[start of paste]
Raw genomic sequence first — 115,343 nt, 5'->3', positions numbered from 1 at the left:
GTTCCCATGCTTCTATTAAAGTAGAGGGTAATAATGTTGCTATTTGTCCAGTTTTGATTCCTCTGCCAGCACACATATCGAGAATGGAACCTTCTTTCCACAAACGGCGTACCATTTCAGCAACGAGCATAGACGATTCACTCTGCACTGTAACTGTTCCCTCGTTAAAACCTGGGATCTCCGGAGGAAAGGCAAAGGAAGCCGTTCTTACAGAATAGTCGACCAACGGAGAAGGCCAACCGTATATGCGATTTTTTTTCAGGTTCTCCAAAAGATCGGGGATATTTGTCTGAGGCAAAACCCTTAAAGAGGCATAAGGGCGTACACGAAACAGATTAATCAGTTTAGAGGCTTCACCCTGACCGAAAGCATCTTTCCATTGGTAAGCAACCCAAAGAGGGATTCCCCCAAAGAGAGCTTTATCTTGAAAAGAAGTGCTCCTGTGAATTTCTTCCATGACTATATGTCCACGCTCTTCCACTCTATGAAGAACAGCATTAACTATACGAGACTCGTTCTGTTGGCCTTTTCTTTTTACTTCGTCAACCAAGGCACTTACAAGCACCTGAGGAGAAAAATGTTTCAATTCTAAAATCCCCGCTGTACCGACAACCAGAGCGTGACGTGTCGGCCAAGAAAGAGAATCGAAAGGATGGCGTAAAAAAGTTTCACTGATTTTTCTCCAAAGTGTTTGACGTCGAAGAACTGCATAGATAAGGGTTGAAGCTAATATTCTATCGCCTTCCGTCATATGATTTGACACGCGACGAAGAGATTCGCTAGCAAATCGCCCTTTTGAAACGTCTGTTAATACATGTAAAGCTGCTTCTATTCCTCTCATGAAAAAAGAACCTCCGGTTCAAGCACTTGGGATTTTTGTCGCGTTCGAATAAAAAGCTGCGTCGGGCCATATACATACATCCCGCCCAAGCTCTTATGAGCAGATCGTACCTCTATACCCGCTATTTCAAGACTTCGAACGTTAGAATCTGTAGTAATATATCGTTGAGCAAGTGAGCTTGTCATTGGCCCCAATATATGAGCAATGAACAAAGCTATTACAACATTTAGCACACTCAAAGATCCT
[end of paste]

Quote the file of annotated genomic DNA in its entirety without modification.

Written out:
Raw genomic sequence first — 115,343 nt, 5'->3', positions numbered from 1 at the left:
GTTCCCATGCTTCTATTAAAGTAGAGGGTAATAATGTTGCTATTTGTCCAGTTTTGATTCCTCTGCCAGCACACATATCGAGAATGGAACCTTCTTTCCACAAACGGCGTACCATTTCAGCAACGAGCATAGACGATTCACTCTGCACTGTAACTGTTCCCTCGTTAAAACCTGGGATCTCCGGAGGAAAGGCAAAGGAAGCCGTTCTTACAGAATAGTCGACCAACGGAGAAGGCCAACCGTATATGCGATTTTTTTTCAGGTTCTCCAAAAGATCGGGGATATTTGTCTGAGGCAAAACCCTTAAAGAGGCATAAGGGCGTACACGAAACAGATTAATCAGTTTAGAGGCTTCACCCTGACCGAAAGCATCTTTCCATTGGTAAGCAACCCAAAGAGGGATTCCCCCAAAGAGAGCTTTATCTTGAAAAGAAGTGCTCCTGTGAATTTCTTCCATGACTATATGTCCACGCTCTTCCACTCTATGAAGAACAGCATTAACTATACGAGACTCGTTCTGTTGGCCTTTTCTTTTTACTTCGTCAACCAAGGCACTTACAAGCACCTGAGGAGAAAAATGTTTCAATTCTAAAATCCCCGCTGTACCGACAACCAGAGCGTGACGTGTCGGCCAAGAAAGAGAATCGAAAGGATGGCGTAAAAAAGTTTCACTGATTTTTCTCCAAAGTGTTTGACGTCGAAGAACTGCATAGATAAGGGTTGAAGCTAATATTCTATCGCCTTCCGTCATATGATTTGACACGCGACGAAGAGATTCGCTAGCAAATCGCCCTTTTGAAACGTCTGTTAATACATGTAAAGCTGCTTCTATTCCTCTCATGAAAAAAGAACCTCCGGTTCAAGCACTTGGGATTTTTGTCGCGTTCGAATAAAAAGCTGCGTCGGGCCATATACATACATCCCGCCCAAGCTCTTATGAGCAGATCGTACCTCTATACCCGCTATTTCAAGACTTCGAACGTTAGAATCTGTAGTAATATATCGTTGAGCAAGTGAGCTTGTCATTGGCCCCAATATATGAGCAATGAACAAAGCTATTACAACATTTAGCACACTCAAAGATCCT